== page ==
The CLI framework 220 interacts 542 with the corresponding field installed managed data network entity(ies) via the CLICOM module 540 for each CLIaction 266 as well if a particular CLIattribute 264 change requires persistence support.
A CLI command sequence is built to implement the specific CLIaction 266 (CLIcreate, CLIupdate, CLIread, CLIdelete etc.) based on the grammar specified in corresponding CLI dictionary entries to operate on the managed data network entity.
The CLICOM module 540 sends 542 each CLI command sequence to the corresponding managed data network entity for execution. Further details regarding the CLICOM module 540 are presented in the above mentioned co-pending commonly assigned patent application Ser. No. 10/115,900.
The managed data network entity 510, executes each CLI command in a received CLI command sequence.
A reduction in operational overheads is sought while retaining investment risk leverage benefits provided by employing multi-vendor equipment. The automation of Command Line Interface (CLI) command-based configuration and control tasks represents one of the ways in which such operational overhead reductions may be achieved.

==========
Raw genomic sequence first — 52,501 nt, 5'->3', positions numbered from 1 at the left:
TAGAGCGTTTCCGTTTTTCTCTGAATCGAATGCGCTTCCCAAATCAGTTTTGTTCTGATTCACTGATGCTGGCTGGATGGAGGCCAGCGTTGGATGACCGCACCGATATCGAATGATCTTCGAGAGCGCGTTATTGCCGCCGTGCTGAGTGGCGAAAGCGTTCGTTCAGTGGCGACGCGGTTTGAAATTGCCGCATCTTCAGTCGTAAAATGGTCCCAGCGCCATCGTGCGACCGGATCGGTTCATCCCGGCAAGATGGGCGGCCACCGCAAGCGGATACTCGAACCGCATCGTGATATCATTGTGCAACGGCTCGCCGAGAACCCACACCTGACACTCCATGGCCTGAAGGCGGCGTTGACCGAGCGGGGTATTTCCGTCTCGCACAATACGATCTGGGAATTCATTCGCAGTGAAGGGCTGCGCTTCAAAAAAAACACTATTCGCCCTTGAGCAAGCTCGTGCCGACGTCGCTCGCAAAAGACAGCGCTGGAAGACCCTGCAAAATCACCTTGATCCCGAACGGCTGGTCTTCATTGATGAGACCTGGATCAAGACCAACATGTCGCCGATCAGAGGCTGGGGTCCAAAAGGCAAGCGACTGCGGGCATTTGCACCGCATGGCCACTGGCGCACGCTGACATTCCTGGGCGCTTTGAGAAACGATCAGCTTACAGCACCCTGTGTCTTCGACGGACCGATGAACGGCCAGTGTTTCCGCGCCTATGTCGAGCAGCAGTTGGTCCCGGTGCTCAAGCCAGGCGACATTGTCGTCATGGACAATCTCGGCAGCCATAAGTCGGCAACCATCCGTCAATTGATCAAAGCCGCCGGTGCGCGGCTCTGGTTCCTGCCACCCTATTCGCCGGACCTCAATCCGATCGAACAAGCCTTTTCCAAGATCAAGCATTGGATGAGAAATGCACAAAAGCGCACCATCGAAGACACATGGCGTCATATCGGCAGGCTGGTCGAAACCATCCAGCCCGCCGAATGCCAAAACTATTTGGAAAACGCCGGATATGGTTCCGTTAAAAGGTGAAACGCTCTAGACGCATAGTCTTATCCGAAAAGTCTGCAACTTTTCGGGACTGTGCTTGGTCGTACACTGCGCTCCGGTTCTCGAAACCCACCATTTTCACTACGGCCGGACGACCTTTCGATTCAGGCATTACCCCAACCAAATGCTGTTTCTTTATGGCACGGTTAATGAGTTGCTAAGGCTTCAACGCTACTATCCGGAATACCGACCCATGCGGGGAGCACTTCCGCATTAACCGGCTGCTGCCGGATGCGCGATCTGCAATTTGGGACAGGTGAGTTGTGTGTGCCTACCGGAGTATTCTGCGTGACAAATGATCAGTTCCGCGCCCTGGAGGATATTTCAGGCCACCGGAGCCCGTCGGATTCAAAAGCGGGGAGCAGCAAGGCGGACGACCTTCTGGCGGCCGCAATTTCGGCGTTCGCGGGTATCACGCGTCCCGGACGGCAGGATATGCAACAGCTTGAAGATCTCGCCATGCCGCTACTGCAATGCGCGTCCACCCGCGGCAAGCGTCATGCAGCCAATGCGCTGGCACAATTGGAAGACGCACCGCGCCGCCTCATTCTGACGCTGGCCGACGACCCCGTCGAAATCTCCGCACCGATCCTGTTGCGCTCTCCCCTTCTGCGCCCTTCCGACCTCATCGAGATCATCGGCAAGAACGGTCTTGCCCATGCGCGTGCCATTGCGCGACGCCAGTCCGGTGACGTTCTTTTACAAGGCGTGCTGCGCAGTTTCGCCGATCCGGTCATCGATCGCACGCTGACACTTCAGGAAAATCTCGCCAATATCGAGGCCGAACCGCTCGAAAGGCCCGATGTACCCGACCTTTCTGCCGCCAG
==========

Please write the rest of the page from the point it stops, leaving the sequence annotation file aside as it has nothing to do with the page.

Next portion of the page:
Although the co-pending commonly assigned patent application Ser. No. 10/115,900 mentioned above makes great strides in automating CLI based network management and service provisioning, by generating CLI command sequences according to CLI grammar and vocabulary specifications of different equipment vendors, the solution shields only the software applications 210 from the complexity and diversity of the CLI enabling technology. The solution comes short of shielding the MOL 208 from the intricacies of the CLI enabling technology as attribute dependencies need to be known to the MOL 208 in implementing such solutions. In the prior solution, the mapping function 270 has to have knowledge of vendor specific CLI command attributes, as values for these need to be provided to the CLI framework 220 to generate and issue CLI commands to managed data network entities. In particular attribute dependencies are specified via the CLI mapping attributes 265 for each vendor specific equipment type. This represents a problem as the manageable object derivation hierarchy 300, by being coded with vendor specific attributes, needs to be updated, re-compiled and re-deployed with each vendor specific CLI vocabulary and/or grammar change as command attributes change. It is desirable to reduce these operational overheads incurred by updates to attribute dependencies.